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by Sasha Alex Lessin, Ph.D. (U.C.L.A., Anthropology) based on work of Robert Farrell, Ph.D. (Ph.D., Engineering U. of Mass.)
The Big Bang theory’s wrong; it’s based on flawed interpretation of Hubble’s discovery that a star’s light, as it moves away from where we see it, looks more and more red to us. This has led Big Bang champions to think the universe is growing at ever faster speeds from a “singularity” at a speed faster than light. The increasing redness we see, called the “red shift” fails to take into account for angular motion in the universe is younger than white dwarf stars. Dr. Farrell contends, with very powerful logic, the “red shift is a Doppler effect causing the light from a star to appear redder than it actually is as it moves away from us. It depends on the direction one is looking. The universe is growing while corporal matter of the universe is decelerating with time. The universe is at least 30 billion years old.”
Thirty Billion years ago, McGehee writes, a positronium in our neighborhood of the early universe destabilized. Positroniums ordinarily form and cancel out less than a second after releasing two photons in opposite directions. Our universe–and there’s probably others–is an infinite ocean of particles, a mixture of electrons and holes which are the antiparticle of the electron and the positrons that equal electrons in mass that account for the eight times more dark than light matter in the universe.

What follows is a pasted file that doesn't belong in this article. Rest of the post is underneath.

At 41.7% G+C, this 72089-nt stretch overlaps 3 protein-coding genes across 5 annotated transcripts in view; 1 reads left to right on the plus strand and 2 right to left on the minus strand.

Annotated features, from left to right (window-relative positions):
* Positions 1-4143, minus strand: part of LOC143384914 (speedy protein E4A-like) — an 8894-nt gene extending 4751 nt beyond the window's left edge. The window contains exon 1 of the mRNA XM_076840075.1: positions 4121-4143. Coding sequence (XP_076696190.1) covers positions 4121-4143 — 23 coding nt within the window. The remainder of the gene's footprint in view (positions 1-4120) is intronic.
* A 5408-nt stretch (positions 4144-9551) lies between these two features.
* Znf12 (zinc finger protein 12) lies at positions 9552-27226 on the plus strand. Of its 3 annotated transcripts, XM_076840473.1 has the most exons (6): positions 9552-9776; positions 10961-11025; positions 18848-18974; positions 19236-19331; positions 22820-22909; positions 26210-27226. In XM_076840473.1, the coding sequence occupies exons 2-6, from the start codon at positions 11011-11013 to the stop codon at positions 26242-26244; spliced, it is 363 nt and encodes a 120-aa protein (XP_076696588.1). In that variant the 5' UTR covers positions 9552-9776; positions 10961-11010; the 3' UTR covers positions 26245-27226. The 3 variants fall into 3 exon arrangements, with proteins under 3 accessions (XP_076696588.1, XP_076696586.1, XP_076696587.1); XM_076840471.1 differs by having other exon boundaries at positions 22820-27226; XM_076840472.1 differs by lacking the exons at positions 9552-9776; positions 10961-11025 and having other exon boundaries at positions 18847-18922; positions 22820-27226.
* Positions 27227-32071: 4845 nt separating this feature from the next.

The ancient universe, “extending out to infinity consists of a three dimensional matrix of stabilized positroniums. Each positron is in a steady state of an equilateral hexahedron. Spacing is stabilized by synchronized rotations and electrostatic attractions and repulsions. Hydrogen atoms are 900 times the mass of the postitronium. Positroniums are spaced 5 centimeters apart in all directions to infinity. In our universe, 30 billion year back “two positroniums that were released began a chain reaction forming a deflagration wave that spread through the primordial universe and continues today, racing at near light speed into the universe.” The deflagration changed the matter that already fills the universe into the matter and energy we see today.”
In the wave and after it, photons made matter that moved at speeds that gravity made into clumps. As the particle clumps grew and hit each other, the collisions knocked them from their straight line movement into angular movement. Farrell notes in support of this notion, that as the clumps grew, they moved ever slower from where the first positronium set them off.
“Gas and particles behind the deflagration wave collapsed into sites of higher gravitation,” creating stars” which in turn formed galaxies older than the galaxies they circled. Thus, globular clusters rounding the Milky Way “are billions of years older than the oldest stars in the Milky Way.” We only see “objects whose light has traveled long enough to reach us.” Since then,”the wave has propagated farther away.” [Farrell, 2012: 89-91].
2012, “The Science Behind Alien Encounters,” FarrellBooks
2010, “Model of the Universe: With Laws of Physics” Authorhouse